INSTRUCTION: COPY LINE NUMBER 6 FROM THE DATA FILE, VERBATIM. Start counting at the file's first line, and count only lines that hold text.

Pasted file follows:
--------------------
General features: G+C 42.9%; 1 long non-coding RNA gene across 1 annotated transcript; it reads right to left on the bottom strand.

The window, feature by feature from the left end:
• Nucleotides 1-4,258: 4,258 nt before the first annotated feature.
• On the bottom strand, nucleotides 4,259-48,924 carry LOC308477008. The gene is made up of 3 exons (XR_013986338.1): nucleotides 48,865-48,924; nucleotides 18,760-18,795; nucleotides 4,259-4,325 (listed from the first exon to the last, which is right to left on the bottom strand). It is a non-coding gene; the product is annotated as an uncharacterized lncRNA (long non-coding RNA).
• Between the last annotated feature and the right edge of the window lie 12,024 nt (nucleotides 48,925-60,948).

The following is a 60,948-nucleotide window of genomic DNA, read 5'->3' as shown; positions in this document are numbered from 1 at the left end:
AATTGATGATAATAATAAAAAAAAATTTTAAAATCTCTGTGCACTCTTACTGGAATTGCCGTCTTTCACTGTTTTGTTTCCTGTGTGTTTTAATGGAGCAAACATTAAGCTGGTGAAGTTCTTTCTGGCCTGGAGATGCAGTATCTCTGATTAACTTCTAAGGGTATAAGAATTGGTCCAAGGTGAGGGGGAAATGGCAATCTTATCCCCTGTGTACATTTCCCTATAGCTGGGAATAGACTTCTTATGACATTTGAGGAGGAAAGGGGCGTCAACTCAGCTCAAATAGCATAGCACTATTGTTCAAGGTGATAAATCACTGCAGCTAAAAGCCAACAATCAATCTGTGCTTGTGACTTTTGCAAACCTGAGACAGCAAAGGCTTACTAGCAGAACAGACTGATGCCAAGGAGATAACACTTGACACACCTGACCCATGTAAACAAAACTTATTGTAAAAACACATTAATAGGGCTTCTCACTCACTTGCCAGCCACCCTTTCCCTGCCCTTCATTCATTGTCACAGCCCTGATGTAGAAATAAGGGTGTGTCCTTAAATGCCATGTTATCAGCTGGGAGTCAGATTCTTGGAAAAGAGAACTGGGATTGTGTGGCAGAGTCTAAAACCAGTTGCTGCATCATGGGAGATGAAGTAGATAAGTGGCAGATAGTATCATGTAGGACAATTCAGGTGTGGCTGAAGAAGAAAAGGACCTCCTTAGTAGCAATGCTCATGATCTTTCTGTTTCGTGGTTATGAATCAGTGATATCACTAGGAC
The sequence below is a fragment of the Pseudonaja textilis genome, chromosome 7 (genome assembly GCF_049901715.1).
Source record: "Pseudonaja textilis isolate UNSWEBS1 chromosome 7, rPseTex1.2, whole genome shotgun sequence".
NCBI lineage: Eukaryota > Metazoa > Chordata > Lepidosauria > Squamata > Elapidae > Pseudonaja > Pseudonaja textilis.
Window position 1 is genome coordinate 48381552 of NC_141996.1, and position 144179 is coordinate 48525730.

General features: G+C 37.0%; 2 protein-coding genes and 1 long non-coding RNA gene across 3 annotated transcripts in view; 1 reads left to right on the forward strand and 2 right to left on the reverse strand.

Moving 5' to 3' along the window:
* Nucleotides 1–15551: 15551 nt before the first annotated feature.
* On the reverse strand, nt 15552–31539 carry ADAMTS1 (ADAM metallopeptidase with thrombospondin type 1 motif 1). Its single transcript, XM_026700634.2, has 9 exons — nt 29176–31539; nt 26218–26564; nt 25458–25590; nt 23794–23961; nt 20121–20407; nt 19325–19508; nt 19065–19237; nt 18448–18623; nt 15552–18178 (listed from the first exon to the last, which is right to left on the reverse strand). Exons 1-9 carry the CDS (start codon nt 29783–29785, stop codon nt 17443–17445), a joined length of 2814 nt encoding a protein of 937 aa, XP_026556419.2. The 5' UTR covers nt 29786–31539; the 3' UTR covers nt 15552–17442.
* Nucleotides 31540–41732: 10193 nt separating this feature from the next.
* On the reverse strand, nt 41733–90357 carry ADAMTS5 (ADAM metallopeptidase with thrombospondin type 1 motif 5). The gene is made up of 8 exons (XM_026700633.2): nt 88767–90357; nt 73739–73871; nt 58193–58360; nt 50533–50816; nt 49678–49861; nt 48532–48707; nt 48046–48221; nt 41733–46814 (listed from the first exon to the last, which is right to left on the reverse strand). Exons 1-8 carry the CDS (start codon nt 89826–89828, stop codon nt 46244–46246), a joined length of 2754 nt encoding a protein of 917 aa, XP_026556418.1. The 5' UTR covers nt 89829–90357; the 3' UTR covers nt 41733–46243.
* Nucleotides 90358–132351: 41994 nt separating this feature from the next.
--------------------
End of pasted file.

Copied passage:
The following is a 60,948-nucleotide window of genomic DNA, read 5'->3' as shown; positions in this document are numbered from 1 at the left end: